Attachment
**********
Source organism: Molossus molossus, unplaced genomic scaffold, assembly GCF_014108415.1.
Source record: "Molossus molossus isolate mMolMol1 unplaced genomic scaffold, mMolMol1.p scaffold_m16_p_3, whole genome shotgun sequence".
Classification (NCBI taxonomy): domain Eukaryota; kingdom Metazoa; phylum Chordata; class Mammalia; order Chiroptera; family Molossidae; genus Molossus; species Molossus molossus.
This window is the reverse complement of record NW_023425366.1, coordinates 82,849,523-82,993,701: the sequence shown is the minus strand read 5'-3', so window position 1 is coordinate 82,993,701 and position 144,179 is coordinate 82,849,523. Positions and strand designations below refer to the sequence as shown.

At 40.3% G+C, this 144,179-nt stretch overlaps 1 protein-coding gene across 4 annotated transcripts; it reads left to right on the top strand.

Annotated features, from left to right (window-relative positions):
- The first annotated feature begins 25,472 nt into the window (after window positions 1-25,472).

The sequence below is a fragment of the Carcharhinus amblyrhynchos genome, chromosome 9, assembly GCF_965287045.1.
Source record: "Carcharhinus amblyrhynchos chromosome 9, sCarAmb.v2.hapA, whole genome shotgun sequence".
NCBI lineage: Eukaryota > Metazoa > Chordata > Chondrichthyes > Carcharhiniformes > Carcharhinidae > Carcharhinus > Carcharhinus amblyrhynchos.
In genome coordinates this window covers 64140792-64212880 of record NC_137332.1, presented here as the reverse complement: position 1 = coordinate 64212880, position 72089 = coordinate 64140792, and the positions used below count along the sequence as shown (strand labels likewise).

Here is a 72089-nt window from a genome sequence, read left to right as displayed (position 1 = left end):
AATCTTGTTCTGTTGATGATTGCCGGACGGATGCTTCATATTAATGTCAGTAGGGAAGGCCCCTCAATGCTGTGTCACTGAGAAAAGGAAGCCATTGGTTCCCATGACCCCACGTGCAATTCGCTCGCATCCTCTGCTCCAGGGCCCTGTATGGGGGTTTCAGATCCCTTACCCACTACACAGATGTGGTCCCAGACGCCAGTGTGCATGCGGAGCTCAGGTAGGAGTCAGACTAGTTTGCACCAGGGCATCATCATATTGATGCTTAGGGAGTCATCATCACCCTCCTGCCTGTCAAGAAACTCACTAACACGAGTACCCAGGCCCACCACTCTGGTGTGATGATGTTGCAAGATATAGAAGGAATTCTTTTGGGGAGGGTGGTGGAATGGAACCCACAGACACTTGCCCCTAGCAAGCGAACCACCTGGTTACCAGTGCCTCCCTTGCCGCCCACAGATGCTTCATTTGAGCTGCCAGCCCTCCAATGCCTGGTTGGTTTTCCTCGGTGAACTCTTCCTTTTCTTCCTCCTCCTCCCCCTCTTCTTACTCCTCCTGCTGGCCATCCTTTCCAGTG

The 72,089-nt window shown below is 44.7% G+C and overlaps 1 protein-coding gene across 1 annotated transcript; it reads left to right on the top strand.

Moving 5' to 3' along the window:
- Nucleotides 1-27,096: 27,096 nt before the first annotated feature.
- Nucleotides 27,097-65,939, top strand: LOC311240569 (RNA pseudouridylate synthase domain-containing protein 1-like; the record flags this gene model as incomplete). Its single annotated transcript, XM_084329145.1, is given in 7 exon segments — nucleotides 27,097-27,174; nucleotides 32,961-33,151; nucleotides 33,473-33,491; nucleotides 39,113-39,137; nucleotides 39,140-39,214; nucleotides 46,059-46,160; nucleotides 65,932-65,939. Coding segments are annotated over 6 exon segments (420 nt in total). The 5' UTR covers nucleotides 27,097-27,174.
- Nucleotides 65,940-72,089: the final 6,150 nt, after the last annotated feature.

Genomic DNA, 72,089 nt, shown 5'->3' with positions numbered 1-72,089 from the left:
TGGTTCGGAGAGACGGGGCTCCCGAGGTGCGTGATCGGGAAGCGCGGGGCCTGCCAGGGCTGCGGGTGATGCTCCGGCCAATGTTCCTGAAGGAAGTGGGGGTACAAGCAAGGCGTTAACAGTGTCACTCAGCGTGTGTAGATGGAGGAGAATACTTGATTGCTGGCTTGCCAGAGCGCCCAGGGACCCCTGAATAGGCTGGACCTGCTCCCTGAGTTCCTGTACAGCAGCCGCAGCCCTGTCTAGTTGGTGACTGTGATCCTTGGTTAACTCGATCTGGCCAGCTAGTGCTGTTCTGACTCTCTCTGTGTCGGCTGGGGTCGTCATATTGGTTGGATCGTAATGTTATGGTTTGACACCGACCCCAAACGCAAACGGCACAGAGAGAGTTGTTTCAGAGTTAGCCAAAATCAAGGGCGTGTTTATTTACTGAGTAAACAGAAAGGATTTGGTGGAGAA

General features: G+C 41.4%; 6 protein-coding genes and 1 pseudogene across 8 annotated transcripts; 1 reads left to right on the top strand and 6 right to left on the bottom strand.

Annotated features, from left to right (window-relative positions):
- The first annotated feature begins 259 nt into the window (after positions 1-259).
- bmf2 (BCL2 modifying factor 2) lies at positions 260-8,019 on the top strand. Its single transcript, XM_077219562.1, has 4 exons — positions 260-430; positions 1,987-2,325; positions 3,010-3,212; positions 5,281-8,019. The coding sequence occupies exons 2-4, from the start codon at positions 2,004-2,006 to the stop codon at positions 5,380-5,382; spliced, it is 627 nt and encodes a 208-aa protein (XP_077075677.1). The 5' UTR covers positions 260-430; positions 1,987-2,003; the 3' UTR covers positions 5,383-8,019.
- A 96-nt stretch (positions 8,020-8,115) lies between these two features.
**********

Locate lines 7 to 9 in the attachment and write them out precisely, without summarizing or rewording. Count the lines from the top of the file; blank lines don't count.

- The first annotated feature begins 25,472 nt into the window (after window positions 1-25,472).

The sequence below is a fragment of the Carcharhinus amblyrhynchos genome, chromosome 9, assembly GCF_965287045.1.
Source record: "Carcharhinus amblyrhynchos chromosome 9, sCarAmb.v2.hapA, whole genome shotgun sequence".